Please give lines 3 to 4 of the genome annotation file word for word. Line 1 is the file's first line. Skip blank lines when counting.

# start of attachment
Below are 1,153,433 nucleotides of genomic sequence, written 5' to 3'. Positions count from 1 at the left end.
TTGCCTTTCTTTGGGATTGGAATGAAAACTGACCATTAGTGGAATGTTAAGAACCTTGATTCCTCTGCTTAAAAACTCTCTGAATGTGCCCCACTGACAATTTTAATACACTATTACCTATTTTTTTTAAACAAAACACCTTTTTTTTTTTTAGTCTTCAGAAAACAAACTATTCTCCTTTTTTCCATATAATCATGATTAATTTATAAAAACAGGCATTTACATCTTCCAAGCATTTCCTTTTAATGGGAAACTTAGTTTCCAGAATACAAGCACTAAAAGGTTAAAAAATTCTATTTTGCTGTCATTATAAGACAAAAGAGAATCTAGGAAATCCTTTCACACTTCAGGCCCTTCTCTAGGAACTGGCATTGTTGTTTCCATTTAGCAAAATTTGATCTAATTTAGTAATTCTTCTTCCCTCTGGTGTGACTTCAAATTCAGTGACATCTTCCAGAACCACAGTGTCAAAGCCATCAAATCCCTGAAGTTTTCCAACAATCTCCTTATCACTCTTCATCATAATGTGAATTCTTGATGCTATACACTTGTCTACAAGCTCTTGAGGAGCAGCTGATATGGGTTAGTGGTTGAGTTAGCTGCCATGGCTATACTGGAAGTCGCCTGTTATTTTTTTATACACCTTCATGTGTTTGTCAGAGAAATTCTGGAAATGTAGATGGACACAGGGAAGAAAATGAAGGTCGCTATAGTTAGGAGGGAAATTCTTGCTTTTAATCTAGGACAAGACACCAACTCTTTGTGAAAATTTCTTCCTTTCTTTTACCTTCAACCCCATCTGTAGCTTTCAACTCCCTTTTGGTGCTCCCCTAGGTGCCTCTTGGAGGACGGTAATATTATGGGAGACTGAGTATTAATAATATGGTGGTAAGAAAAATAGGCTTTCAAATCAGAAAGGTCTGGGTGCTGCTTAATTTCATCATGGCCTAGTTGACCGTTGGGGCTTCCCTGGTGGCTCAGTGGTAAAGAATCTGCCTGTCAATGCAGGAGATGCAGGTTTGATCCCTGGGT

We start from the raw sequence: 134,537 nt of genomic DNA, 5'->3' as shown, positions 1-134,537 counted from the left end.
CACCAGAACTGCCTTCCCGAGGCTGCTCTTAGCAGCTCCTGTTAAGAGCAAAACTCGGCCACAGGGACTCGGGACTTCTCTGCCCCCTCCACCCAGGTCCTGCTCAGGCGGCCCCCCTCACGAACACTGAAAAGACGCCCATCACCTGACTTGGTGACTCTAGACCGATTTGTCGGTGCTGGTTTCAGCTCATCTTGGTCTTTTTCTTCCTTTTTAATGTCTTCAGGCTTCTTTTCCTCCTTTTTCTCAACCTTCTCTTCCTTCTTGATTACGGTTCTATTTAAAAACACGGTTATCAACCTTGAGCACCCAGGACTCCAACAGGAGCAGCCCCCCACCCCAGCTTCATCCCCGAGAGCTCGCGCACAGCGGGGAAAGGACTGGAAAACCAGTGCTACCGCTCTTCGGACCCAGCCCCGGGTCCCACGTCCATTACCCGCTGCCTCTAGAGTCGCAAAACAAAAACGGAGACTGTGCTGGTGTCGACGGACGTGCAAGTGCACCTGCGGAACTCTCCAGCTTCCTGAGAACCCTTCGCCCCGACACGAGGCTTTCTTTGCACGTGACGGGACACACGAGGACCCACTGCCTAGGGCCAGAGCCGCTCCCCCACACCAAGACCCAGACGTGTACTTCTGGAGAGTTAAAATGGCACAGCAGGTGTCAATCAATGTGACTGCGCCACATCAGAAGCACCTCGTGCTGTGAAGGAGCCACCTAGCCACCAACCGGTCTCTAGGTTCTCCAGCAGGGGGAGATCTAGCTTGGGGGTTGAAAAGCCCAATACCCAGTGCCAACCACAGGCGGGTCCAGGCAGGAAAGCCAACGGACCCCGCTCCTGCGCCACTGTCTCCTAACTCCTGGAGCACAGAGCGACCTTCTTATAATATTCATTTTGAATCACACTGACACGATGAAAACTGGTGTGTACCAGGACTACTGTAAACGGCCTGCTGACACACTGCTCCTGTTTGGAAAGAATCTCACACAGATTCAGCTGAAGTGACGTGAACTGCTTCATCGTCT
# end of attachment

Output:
We start from the raw sequence: 134,537 nt of genomic DNA, 5'->3' as shown, positions 1-134,537 counted from the left end.
CACCAGAACTGCCTTCCCGAGGCTGCTCTTAGCAGCTCCTGTTAAGAGCAAAACTCGGCCACAGGGACTCGGGACTTCTCTGCCCCCTCCACCCAGGTCCTGCTCAGGCGGCCCCCCTCACGAACACTGAAAAGACGCCCATCACCTGACTTGGTGACTCTAGACCGATTTGTCGGTGCTGGTTTCAGCTCATCTTGGTCTTTTTCTTCCTTTTTAATGTCTTCAGGCTTCTTTTCCTCCTTTTTCTCAACCTTCTCTTCCTTCTTGATTACGGTTCTATTTAAAAACACGGTTATCAACCTTGAGCACCCAGGACTCCAACAGGAGCAGCCCCCCACCCCAGCTTCATCCCCGAGAGCTCGCGCACAGCGGGGAAAGGACTGGAAAACCAGTGCTACCGCTCTTCGGACCCAGCCCCGGGTCCCACGTCCATTACCCGCTGCCTCTAGAGTCGCAAAACAAAAACGGAGACTGTGCTGGTGTCGACGGACGTGCAAGTGCACCTGCGGAACTCTCCAGCTTCCTGAGAACCCTTCGCCCCGACACGAGGCTTTCTTTGCACGTGACGGGACACACGAGGACCCACTGCCTAGGGCCAGAGCCGCTCCCCCACACCAAGACCCAGACGTGTACTTCTGGAGAGTTAAAATGGCACAGCAGGTGTCAATCAATGTGACTGCGCCACATCAGAAGCACCTCGTGCTGTGAAGGAGCCACCTAGCCACCAACCGGTCTCTAGGTTCTCCAGCAGGGGGAGATCTAGCTTGGGGGTTGAAAAGCCCAATACCCAGTGCCAACCACAGGCGGGTCCAGGCAGGAAAGCCAACGGACCCCGCTCCTGCGCCACTGTCTCCTAACTCCTGGAGCACAGAGCGACCTTCTTATAATATTCATTTTGAATCACACTGACACGATGAAAACTGGTGTGTACCAGGACTACTGTAAACGGCCTGCTGACACACTGCTCCTGTTTGGAAAGAATCTCACACAGATTCAGCTGAAGTGACGTGAACTGCTTCATCGTCT